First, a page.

MONTGOMERY, Ala. (AP) — The Republican primary for Alabama chief justice pits a long-time ally of Roy Moore against the judge who took over his duties when Moore was suspended from the bench by a judicial ethics panel for defying rulings on same-sex marriage.
Alabama Chief Justice Lyn Stuart faces Associate Justice Tom Parker in the June 5 GOP primary for chief justice. The winner will face Democrat Bob Vance, a Jefferson County judge, in November.
The race between Republican court colleagues features Stuart who at a candidate forum emphasized her decades on the bench and returning stability to the court system and Parker, who like Moore, proudly talks about the criticism he’s received from the Southern Poverty Law Center and others and calls the court system a “battleground.”
Stuart, as senior member of the court, took over as acting chief justice when Moore was suspended in 2016 after an ethics panel ruled Moore urged probate judges to defy the U.S. Supreme Court order allowing gays and lesbians to marry. Alabama Gov. Kay Ivey later appointed Stuart to replace Moore as chief justice for the remainder of his term. Stuart is the first Republican woman to hold the position of chief justice.
Stuart was first elected to the Supreme Court in 2000. A native of Atmore, she graduated from the University of Alabama School of Law. She worked as an assistant attorney general and prosecutor. She was elected as a district judge in 1988. Then-Gov. Fob James appointed Chief Justice Stuart as a circuit judge in 1997.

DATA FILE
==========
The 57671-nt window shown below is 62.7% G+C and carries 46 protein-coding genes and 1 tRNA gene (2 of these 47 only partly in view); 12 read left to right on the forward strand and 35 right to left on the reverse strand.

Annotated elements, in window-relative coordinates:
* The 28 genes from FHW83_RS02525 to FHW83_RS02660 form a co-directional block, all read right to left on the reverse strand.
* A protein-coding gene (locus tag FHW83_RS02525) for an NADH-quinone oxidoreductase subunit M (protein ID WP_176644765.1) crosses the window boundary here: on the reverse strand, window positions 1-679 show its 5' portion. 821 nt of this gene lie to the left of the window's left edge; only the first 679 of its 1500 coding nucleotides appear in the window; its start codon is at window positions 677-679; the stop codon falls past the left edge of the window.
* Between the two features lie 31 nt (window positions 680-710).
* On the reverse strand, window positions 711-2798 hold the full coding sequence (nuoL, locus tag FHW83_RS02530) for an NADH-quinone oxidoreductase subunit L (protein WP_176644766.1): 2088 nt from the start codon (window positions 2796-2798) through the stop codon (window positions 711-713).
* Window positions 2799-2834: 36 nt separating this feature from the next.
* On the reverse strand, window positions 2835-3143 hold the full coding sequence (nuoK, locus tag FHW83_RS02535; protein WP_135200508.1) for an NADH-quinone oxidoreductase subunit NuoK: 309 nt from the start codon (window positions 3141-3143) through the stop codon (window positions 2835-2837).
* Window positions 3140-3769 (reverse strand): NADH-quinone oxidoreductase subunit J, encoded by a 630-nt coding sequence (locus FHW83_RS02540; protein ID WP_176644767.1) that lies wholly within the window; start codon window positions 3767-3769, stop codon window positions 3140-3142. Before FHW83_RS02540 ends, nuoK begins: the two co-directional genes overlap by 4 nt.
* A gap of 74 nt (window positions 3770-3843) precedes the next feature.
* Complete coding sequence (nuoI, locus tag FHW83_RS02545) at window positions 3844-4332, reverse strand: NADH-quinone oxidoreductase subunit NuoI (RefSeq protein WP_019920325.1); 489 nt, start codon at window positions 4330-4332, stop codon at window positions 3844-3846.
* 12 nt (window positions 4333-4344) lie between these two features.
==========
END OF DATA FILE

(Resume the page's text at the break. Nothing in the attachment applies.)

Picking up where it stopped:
Stuart said in a campaign speech in a Millbrook candidate forum that she and Parker vote similarly as court members, but the race is about, “Who can lead this court system of this state forward.”
“I’ve restored I think a sense of security to the trial courts. … An employee of the court system said ‘Thank you Chief Justice Stuart, you’ve brought quiet stability back to the Alabama Supreme Court.’ That’s what I’ve done. That’s what I’ll continue to do,” Stuart said.
Parker, a native of Montgomery, is a graduate of Vanderbilt University School of Law. He served as an assistant attorney general and was served as deputy administrative director of the state court system and also served as legal adviser to Moore when he was chief justice. Parker was first elected to the Supreme Court in 2004.
“The courts are the battleground today. We need judges who will stand strong for the values we hold dear and the things that have made this country great,” Parker said.
The Southern Poverty Law Center, which filed the ethics complaint that led to Moore’s suspension, also filed an ethics complaint against Parker, accusing him of showing disrespect for the judiciary with comments he made about the landmark marriage ruling. Parker said on a Christian radio show that the U.S. Supreme Court justices jumped outside legal precedents to “impose their will on this country.” The Judicial Inquiry Commission dismissed the complaint.
Parker at the candidate forum noted his “defense of marriage” prompted the complaint from the Southern Poverty Law Center.
“But I beat them,” Parker said.
Stuart has a fundraising advantage over Parker. Stuart raised $917,405 to Parker’s $419,725, according to May campaign finance reports.